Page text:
A pro-immigration rally in the UK.

Equally astounding is that no mention is made of the far higher levels of immigration to the UK and to other Western countries in recent decades. Respondents were only asked about immigration, or about being in favour of a future increase. What may be concern about immigration at its current levels has therefore not only been overlooked, but may also have been transmuted into falsely depicting such attitudes as inflexible opposition to immigration in general. Add to this the survey’s question about attitudes to increasing future immigration rates, and it is hardly surprising that so many respondents showed unease about what the study’s authors merely refer to as immigration. There is no good reason why someone should not be asked if they agree with immigration levels being increased in future. But answers need to be understood in relation to recent history and current circumstances. It is plausible to speculate, however, that this question reflects the survey’s designers’ inability to conceive that recent levels may be considered undesirable and that insight into attitudes could therefore only be gained by asking if higher levels would be welcome.

Perhaps I should not have been surprised. The report, devoid of data which could tell us anything about people’s attitudes to immigrants themselves, is entitled “Faith and Welcoming.” Overarching the whole study is the presupposition, carried by the word “welcoming,” that to fall short of unqualified agreement with immigration at any rate means one fails to measure up to some assumed, abstract standard of decency and hospitality. If those who fall short are not explicitly denounced as odious, it’s clearly implied that they bear the unmistakeable stain of bigotry.

By the time I’d finished reading the study and seen how its findings were being misrepresented to and by the media, my trust in its integrity and reliability had evaporated. Through assumption, selectivity, and tendentious language, these messengers of the public mood had got it wrong. But why? It is unlikely that the authors of the study – and indeed the TV and radio presenters, reporters, and producers – had conspired to mislead their audience intentionally, although separating dishonesty from confirmation bias is often difficult and contentious. Likewise, incompetence also seems unlikely. After all, researchers are where they are, doing what they do, partly because they’re intelligent and highly capable.

Although there has long been disagreement about the proportion of academics who are left-of-centre, it’s generally accepted that they far outnumber conservatives. Recent studies in both the US and the UK suggest that, in the last quarter century, the proportion of academics who describe themselves as politically left-of-centre has greatly increased. An American study put the figure at 42 percent in 1990, which had risen to around 60 percent by 2014. In the UK, another study suggests it’s now almost 80 percent. During the same period, left-wing thinking has moved away from its more traditional focus on class inequalities, and is now dominated by issues of group identity. Among these, sexual orientation and gender are of course prominent. But trumping those categories is an even more fervent preoccupation. An alien visitor who perused our academic output today – especially in the social sciences, the humanities, and the arts – could be excused for concluding that an obsession with ethnicity and race is now a religion which helps sustain many of our intellectuals.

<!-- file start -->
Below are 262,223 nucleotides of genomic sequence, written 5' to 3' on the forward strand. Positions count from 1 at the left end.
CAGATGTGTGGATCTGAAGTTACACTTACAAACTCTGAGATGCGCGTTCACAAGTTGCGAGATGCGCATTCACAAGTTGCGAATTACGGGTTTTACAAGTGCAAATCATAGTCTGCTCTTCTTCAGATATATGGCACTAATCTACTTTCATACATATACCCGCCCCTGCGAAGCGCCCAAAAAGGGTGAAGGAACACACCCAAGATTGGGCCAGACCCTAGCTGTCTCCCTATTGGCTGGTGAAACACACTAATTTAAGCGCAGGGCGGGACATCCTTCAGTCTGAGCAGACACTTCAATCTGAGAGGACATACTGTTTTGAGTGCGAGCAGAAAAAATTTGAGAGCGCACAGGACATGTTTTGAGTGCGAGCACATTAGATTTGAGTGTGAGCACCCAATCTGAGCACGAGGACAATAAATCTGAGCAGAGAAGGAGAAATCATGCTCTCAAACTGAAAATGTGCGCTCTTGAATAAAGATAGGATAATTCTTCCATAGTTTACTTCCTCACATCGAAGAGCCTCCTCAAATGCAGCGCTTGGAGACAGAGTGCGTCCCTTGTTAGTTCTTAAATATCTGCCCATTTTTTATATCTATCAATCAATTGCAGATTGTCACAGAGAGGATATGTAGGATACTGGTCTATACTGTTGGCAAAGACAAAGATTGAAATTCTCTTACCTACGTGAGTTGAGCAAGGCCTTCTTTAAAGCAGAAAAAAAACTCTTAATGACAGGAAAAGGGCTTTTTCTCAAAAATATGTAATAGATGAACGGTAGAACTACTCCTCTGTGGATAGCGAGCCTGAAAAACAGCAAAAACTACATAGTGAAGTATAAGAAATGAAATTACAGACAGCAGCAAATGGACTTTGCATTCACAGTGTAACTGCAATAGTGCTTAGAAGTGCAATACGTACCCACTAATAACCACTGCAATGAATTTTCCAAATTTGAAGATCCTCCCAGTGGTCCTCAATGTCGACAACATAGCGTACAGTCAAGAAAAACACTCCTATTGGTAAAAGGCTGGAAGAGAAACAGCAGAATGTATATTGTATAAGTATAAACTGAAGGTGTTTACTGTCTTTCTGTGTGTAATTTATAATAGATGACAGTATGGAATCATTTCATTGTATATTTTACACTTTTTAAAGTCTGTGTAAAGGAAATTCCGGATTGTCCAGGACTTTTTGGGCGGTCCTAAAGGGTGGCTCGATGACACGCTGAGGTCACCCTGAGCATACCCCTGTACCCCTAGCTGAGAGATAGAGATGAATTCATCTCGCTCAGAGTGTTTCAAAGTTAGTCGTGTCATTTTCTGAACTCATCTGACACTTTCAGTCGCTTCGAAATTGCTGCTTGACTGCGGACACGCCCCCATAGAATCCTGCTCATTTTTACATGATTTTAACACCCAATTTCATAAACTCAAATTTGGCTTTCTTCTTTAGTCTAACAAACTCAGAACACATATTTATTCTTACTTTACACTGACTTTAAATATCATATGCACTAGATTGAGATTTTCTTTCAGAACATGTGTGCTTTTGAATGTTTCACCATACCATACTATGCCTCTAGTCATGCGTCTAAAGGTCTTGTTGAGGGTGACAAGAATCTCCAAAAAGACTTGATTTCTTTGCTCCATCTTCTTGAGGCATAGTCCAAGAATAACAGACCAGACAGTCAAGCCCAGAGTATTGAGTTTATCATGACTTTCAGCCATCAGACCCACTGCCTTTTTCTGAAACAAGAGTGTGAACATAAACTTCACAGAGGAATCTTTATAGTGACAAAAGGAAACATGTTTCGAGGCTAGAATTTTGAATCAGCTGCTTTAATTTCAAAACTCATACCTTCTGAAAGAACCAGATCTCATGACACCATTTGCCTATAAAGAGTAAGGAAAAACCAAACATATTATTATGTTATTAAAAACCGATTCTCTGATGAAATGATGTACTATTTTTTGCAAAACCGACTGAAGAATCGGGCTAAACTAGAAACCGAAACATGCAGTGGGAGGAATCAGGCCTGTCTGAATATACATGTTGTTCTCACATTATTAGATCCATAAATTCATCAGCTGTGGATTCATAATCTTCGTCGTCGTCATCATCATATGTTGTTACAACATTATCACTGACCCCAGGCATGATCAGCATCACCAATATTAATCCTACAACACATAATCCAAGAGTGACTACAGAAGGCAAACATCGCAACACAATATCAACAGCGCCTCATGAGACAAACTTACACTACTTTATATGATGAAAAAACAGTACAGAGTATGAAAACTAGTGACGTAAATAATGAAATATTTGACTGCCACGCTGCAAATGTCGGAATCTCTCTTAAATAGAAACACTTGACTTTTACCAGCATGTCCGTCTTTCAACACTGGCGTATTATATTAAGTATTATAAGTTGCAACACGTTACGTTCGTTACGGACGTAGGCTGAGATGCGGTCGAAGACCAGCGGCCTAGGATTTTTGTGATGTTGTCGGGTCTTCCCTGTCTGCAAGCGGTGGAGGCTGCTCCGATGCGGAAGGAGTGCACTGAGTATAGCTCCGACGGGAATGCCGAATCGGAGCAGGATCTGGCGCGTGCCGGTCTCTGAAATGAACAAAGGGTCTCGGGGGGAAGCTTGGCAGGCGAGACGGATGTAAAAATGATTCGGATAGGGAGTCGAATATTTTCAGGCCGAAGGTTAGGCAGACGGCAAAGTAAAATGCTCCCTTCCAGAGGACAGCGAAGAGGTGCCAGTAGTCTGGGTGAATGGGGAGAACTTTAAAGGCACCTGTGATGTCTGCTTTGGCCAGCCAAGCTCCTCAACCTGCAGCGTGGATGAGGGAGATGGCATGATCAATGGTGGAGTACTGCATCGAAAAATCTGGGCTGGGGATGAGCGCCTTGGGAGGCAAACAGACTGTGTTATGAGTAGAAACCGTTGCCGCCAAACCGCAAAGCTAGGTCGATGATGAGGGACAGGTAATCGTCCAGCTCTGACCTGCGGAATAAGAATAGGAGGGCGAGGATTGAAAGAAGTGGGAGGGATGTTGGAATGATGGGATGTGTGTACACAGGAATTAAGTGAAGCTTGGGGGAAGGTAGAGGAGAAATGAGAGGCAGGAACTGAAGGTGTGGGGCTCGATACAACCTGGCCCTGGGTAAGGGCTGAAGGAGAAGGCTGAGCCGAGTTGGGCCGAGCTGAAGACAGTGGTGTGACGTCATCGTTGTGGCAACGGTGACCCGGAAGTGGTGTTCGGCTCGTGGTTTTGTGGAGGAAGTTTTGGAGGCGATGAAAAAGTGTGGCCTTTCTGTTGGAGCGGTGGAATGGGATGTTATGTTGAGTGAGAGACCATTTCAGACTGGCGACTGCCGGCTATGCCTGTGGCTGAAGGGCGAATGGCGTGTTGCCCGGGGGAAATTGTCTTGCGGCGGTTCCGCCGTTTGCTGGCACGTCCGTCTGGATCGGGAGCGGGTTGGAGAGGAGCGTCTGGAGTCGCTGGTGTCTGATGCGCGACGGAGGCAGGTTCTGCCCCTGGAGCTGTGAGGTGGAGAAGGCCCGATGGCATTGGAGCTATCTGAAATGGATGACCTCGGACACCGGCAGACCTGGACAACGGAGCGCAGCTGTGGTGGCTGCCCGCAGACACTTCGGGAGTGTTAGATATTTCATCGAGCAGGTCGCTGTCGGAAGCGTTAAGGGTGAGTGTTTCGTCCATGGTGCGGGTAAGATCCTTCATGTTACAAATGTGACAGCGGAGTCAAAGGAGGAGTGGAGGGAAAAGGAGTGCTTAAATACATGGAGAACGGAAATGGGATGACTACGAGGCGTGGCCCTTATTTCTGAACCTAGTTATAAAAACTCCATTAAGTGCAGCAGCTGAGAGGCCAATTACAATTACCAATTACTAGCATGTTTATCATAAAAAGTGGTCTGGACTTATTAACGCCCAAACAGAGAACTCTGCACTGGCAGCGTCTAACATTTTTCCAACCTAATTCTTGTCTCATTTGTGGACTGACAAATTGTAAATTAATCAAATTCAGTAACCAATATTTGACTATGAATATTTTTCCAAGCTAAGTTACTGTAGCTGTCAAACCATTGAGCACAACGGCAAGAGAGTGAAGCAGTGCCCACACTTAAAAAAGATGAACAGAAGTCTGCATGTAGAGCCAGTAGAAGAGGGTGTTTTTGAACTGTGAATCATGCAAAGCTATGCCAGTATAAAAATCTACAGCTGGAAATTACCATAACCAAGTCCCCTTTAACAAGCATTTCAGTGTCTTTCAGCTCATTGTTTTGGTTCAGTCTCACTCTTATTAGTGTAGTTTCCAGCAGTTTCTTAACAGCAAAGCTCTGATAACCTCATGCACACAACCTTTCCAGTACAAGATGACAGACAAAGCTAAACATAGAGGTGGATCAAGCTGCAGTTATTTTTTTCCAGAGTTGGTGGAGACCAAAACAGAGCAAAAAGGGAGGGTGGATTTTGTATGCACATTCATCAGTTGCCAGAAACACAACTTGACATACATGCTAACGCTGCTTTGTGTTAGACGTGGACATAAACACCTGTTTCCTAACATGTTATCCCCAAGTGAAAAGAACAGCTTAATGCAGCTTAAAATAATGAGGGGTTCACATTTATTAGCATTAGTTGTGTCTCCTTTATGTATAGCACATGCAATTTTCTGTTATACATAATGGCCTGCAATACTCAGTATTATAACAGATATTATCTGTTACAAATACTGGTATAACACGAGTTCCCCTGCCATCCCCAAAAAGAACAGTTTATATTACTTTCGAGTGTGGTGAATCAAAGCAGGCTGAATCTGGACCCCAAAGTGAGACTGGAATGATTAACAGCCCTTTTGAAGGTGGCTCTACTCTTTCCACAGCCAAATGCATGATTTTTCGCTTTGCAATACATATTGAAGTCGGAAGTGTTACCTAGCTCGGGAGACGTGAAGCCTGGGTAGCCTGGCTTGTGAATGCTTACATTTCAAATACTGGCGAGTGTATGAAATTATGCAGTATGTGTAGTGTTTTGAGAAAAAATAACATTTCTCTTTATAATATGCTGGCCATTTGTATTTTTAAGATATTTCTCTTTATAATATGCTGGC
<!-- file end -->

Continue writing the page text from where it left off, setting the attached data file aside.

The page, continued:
Of all academic disciplines, the social sciences have perhaps the greatest capacity to be unduly influenced by their academics’ political beliefs. Left-wingers are more readily drawn into their sphere, attracted by the values and theories which underpin much of the teaching and research. This, in turn, has helped to fortify them as left-wing strongholds, the values of which – frequently dogmatic and deemed inherently good – have become normalised and assumed to be enlightened and impartial. If any aspect of such a worldview has the power to distort a researcher’s work, it is passionately-held beliefs about – some might say a fixation with – race and ethnicity, and concomitant views about free movement being natural and borders unfair, all of which have become fundamental to left-wing thought.

Any study about attitudes to immigration conducted by social scientists who believe a priori that concern about levels of immigration amounts to outright opposition and even enmity towards immigrants, risks being flawed. Each attempt can become its own perfect storm as a combination of researchers’ ideological values, their emotional stake in the topic, their assumptions and preconceptions risks disfiguring their interpretation of the available data. In this instance, these biases appear to be manifest in ill-disguised moral judgments about those who dissent.

However careful a researcher holding such views is, however committed to impartiality they may feel themselves to be, a deeply-ingrained and spiritually-sustaining outlook tends to result in research which says at least as much about researchers’ values as it does about any reality it claims objectively to describe. Consequently, until such time as viewpoint diversity in the social sciences provides a more balanced environment for research and peer review, research by social scientists into public attitudes to immigration should be treated with the scepticism it rightfully deserves.

David Hansard

David Hansard is the pen-name of David Johnson, an independent writer from the UK with a degree in Philosophy and a Master’s degree in IT.